Thus far I haven’t had too much opportunity to explore Tegra-specific games other than Glowball, which looks fantastic though seems to be optimised for tablets. Non-Tegra-specific games are super-smooth but obviously have more average graphics. I was amused to see that Teeter was included and that (to the point I’ve played it to) it’s still the same as the original version on the HTC Touch Diamond.
Unlike most phones lately, which have been priced too highly or have struggled to stand out from the competition, I think the One X is competitively priced at just under £500 in the UK. However, if like most people you don’t purchase your phones outright and instead get them with a contract, the news is worse – most contracts in the UK at the moment that include phones are awfully priced. It’s easier to lose money relative to buying the phone outright than get it subsidised by your network. Two and a half years ago my HTC HD2, for example, was effectively £190 cheaper with a contract than it was to buy outright. This is the fault of the networks and something to be wary of in general as they clearly attempt to settle their 3G spectrum auction debts and save for the 4G spectrum auction that will hopefully happen in the next year or so.
The HTC One X is the best phone available today. But is it the phone you’ve been waiting for? Possibly.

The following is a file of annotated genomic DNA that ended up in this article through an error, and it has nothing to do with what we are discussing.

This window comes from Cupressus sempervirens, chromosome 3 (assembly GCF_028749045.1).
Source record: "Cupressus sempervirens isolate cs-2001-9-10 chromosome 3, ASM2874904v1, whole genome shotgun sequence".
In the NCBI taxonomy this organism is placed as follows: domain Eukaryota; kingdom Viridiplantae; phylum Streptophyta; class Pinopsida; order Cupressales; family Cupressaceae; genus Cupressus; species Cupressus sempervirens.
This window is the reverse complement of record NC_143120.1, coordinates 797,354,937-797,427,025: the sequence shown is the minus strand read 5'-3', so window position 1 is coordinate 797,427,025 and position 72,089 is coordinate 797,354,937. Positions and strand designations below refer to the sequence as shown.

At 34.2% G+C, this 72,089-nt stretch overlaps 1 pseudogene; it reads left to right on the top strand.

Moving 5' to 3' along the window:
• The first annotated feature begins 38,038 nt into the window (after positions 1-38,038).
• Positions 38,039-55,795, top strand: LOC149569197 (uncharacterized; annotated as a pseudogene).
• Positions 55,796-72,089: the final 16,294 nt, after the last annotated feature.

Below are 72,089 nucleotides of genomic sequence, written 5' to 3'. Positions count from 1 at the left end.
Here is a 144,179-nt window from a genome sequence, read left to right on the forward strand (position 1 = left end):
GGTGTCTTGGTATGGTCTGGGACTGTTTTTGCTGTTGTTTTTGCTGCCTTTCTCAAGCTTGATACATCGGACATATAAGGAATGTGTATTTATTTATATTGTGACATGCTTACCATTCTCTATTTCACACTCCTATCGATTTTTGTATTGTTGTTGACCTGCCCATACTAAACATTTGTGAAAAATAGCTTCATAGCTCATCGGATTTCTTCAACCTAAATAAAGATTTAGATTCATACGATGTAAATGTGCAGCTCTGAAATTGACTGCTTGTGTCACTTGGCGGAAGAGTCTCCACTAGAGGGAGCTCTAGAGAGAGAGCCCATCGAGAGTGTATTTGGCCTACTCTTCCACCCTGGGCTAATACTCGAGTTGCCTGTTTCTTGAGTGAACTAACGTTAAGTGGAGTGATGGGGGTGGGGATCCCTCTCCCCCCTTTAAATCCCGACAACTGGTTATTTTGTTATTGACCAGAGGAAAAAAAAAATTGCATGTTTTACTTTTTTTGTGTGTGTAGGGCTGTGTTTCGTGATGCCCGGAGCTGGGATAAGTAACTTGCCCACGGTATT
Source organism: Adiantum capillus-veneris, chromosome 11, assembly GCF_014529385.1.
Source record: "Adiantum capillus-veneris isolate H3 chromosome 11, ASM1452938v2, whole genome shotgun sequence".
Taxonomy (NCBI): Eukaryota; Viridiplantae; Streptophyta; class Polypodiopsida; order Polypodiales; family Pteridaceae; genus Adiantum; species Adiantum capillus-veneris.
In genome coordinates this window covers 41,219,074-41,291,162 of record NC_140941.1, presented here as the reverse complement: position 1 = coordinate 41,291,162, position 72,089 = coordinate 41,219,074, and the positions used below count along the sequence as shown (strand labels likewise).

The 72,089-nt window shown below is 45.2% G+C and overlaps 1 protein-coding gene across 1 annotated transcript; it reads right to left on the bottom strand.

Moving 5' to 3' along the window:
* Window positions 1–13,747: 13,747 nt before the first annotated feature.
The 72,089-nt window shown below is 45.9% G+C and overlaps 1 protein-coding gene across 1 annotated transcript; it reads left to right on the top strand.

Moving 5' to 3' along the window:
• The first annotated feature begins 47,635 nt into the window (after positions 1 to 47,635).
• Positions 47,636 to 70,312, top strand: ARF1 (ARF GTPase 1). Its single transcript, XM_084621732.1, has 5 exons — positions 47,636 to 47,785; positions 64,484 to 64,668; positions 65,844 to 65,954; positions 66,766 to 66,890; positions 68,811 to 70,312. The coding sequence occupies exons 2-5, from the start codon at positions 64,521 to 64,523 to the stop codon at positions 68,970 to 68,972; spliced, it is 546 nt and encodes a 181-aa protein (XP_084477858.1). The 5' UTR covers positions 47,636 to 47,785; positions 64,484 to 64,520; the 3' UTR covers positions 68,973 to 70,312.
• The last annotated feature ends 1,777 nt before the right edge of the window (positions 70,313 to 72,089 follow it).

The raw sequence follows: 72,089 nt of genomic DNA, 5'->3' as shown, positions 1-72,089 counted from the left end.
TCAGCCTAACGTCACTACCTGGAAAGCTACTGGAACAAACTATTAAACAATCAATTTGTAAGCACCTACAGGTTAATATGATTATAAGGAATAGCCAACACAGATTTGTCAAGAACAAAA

Small-handed people would struggle to use it due to its sheer size – for these people I would not recommend the One X and I would be wary of suggesting its smaller sibling S, which has a similar height though reduced width and thickness. Of HTC’s One range, probably only One V is suitable if size is your concern. The One V is also suitable for those who don’t need the latest and greatest phone – with similar specs to the HD2 and the same camera software as the One X, it is actually pretty good despite being roughly half the price of its larger siblings.
If you need a lot of data while on the go, the lack of microSD card slot is a problem though the 32GB of internal storage is generous. PocketVM will let you store more files than you otherwise could while wirelessly letting you see them on any computer you come to. And if that’s not enough, the One X comes with 25GB of cloud storage.
Of considerable concern is what Apple and Samsung may release later this year. However, you know more about this than you might think – the pros and cons of the Android and iOS ecosystems are unlikely to change rapidly, Apple rarely varies a number of specs (e.g. screen size) and Samsung is highly likely to use an AMOLED screen.
I am unfortunate enough to live in a part of the world that doesn’t look likely to get any LTE networks at all until 2013, and probably won’t get a decent level of coverage until near the middle of this decade. However, if you would benefit from a phone with 4G capabilities then the HTC One X might not be for you. Luckily, the HTC One XL is near-identical except it’s powered by a dual-core Qualcomm Snapdragon, has LTE capabilities and has only 16GB of internal storage (presumably you’re supposed to store more online and take advantage of the superior mobile network speeds).
Personally, I would highly recommend the One X. It’s obviously not for everyone (hence the One S and One V), but it is certainly the phone that many people have been waiting for: it is, in spirit, the HD3.